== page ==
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Should your company limit what you can post on Facebook?

Bridget and I thought with all the furor over Facebook's terms of service over the past few weeks, it raises a few other work-related questions about what people are posting online.

So here's what we wrote about in our column in today's paper:

We think the reason it caused such a furor was because people were finally coming to terms with the fact that information posted online doesn't just disappear when it drops out of news feeds -- it actually can be a permanent thing.

Enter Douglas E. Winter, who heads the Electronic Discovery Unit for the law firm Bryan Cave.

The Washington, D.C., lawyer wants people who use social networks like Facebook and Twitter to know that their posts may not only be permanent, they can also be used against you in legal proceedings.

He sees a couple of ways employees get themselves into trouble on social networks.

The first involves people who are saying things they shouldn't about co-workers. Lawsuits, including sexual harassment cases, can consider statements on social networks as evidence.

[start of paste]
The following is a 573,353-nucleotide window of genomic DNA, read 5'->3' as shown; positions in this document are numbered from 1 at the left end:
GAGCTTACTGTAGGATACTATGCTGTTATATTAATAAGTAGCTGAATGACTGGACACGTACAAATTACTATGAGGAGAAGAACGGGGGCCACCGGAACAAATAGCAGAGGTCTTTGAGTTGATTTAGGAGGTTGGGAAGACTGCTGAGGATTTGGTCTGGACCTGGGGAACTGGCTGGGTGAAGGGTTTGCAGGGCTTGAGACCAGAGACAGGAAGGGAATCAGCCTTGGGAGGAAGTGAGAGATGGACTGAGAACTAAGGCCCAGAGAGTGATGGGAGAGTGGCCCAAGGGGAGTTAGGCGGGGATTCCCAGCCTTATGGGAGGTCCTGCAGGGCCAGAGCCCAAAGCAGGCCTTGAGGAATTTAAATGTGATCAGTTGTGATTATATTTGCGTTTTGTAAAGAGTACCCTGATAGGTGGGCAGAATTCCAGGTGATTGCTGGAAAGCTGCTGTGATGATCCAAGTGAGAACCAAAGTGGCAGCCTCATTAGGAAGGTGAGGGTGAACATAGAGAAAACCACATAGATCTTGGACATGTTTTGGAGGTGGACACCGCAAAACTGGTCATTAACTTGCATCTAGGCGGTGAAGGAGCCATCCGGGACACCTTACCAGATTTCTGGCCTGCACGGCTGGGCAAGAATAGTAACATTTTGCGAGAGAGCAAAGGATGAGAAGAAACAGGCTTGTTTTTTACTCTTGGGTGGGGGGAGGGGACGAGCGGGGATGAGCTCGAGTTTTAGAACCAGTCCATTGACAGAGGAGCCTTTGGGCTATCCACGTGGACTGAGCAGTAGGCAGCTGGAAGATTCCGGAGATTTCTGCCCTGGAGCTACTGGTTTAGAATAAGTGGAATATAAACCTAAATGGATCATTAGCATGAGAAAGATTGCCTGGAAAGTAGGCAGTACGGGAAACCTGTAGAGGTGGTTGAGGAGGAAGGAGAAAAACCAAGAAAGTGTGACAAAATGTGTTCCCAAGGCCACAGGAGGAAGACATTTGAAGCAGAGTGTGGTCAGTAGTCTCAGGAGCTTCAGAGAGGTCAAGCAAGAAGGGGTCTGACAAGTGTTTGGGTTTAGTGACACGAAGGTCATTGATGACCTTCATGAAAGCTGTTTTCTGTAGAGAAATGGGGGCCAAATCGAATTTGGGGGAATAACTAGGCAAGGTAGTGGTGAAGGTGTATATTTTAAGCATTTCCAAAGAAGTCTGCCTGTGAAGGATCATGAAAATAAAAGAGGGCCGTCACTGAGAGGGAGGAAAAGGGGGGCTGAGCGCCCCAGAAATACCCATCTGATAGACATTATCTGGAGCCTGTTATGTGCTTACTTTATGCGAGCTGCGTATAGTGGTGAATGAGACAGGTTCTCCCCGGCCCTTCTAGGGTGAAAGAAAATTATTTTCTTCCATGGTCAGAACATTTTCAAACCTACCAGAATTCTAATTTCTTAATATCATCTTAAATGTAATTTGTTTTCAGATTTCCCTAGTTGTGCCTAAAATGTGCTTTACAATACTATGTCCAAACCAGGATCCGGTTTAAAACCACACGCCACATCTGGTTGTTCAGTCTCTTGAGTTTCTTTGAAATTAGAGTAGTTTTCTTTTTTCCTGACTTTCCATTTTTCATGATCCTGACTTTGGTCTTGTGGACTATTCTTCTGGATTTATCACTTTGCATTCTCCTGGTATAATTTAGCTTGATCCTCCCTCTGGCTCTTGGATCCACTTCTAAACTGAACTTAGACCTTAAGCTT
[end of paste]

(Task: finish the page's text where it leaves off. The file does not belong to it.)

''Most social networking online between employees is similar to what they used to call the conversation around the water cooler,'' Winter said. ``People usually say things in front of a water cooler that they wouldn't say to a boss.''

He suggests thinking of anything you write on a social network like publishing information rather than just talking to friends -- and assume what you write will be forwarded to others.

Companies should also have discussions with workers about what can and cannot be shared online.

Everyone knows that when your work is involved in a lawsuit, any personal computers, e-mails or cellphones used for work can become part of the investigation. And the same could be said about work information shared over social networks, depending on the situation.

''There is a tremendous amount of individual responsibility that's being called for,'' Winter said.

So we wondered: are companies actually communicating with workers about this? Does your company have a policy? Should they have one?


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I'm sure the Philadelphia Eagles will be setting some policies now.

People need to understand that Facebook's privacy settings allow more than just blocking your profile from non-"Friends".

I was considering a separate profile for work contacts only, but it might be easier to set limits for co-workers, and only have one profile to maintain.

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